More on the most famous kitties in film noir …
The Cat in “The Long Goodbye” 1973
Name: Chauncey Scratchet
Character Name: Hungry Cat
Bio: Chauncey Scratchet, a.k.a. the Hungry Cat in 1973’s “The Long Goodbye,” is pivotal to the story. He is ravenous and if you ignore a such a cat, well, There. Will. Be. Trouble. As in scratched faces and bloody limbs. Or utter abandonment.
Scratchet opens the movie, mewing for food from his sleeping master, private eye Philip Marlowe (Elliott Gould). Director Robert Altman lets his camera linger on the ginger-haired tabby prowling around Marlowe’s messy apartment.
It’s 3:00 a.m. and Marlowe has neglected to provide for his companion. So, the groggy gumshoe yawns, scratches his head and lights a cigarette, then heads to the supermarket to get the goods. Next door, Marlowe’s sexy, partygirl neighbors catch him before he leaves and ask him to bring back some brownie mix so next morning they can wake and bake. It’s 1973, after all.
At the store, Marlowe nabs the mix but fails to procure a can of Hungry Cat’s coveted Coury brand (they’re out of it). Marlowe tries to pass off some other, inferior, food, but his pet isn’t desperate enough to eat it. Instead, the cat takes off, in a departure both dramatic and understated, and we never see him again. For the rest of the flick, Marlowe pines away for his furry friend, whining about it to anyone he can.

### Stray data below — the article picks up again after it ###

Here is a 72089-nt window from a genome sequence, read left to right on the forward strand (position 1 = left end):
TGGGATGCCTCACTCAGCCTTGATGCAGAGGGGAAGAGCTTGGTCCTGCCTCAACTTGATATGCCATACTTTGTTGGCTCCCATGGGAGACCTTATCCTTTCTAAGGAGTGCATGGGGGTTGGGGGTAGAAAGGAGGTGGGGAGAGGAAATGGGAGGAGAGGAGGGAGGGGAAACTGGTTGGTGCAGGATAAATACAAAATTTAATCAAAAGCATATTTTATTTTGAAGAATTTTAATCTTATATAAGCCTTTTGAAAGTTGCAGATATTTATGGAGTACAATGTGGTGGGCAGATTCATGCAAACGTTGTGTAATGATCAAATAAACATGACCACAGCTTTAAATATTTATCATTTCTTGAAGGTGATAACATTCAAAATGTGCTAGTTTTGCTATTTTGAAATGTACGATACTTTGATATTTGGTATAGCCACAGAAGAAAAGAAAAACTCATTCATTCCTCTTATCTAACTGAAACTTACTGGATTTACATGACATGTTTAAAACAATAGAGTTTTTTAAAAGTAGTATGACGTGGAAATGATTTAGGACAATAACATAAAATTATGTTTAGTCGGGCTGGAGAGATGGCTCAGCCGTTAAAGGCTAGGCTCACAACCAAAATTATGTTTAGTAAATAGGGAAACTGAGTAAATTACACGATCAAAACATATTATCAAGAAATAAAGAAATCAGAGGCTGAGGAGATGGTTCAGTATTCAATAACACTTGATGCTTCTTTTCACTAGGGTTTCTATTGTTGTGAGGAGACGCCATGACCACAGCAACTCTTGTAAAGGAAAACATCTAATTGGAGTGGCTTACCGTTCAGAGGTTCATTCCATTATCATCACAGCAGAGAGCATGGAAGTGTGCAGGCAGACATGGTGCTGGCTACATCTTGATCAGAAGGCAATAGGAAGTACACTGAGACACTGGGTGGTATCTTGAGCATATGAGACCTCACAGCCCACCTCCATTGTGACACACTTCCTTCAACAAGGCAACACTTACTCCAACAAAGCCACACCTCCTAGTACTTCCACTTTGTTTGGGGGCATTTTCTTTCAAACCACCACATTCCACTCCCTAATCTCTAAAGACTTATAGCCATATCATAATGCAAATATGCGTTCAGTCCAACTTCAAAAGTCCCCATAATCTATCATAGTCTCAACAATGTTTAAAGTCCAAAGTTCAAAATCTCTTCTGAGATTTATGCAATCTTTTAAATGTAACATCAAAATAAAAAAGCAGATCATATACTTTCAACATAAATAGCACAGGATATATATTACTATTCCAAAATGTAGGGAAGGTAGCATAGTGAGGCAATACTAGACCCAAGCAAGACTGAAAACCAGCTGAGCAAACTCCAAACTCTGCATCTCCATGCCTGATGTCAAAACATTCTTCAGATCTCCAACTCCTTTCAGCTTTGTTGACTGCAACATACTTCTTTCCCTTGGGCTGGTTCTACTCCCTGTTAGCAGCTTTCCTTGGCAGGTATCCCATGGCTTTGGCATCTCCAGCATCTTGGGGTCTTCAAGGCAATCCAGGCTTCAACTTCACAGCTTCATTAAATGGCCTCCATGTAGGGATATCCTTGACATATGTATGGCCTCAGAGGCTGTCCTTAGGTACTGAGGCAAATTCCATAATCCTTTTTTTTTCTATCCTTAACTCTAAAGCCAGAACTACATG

Ironically, Chauncey Scratchet had such a good experience filming “The Long Goodbye” that he never made another movie. It was his first major role and director Altman let him have complete freedom in interpreting his character. Scratchet discovered that this approach was the exception, not the rule.
Rather than compromise on creative matters, Scratchet gave up film acting and turned to photography, quickly rising to the top of his profession and, through his Hollywood connections, shooting prominent actors, artists and musicians of the decade.
Though no longer involved in movies, he did make guest appearances on “Kojak” and “Columbo” as a special favor to pals Telly Savalas and Peter Falk. He was also friends with Keith Richards and was said to have inspired the song “Before They Make Me Run,” from the 1978 album “Some Girls.”
Currently enjoying his seventh life, Scratchet holds one-cat shows in New York, Paris, London and Rome.
Image from http://catsinsinks.com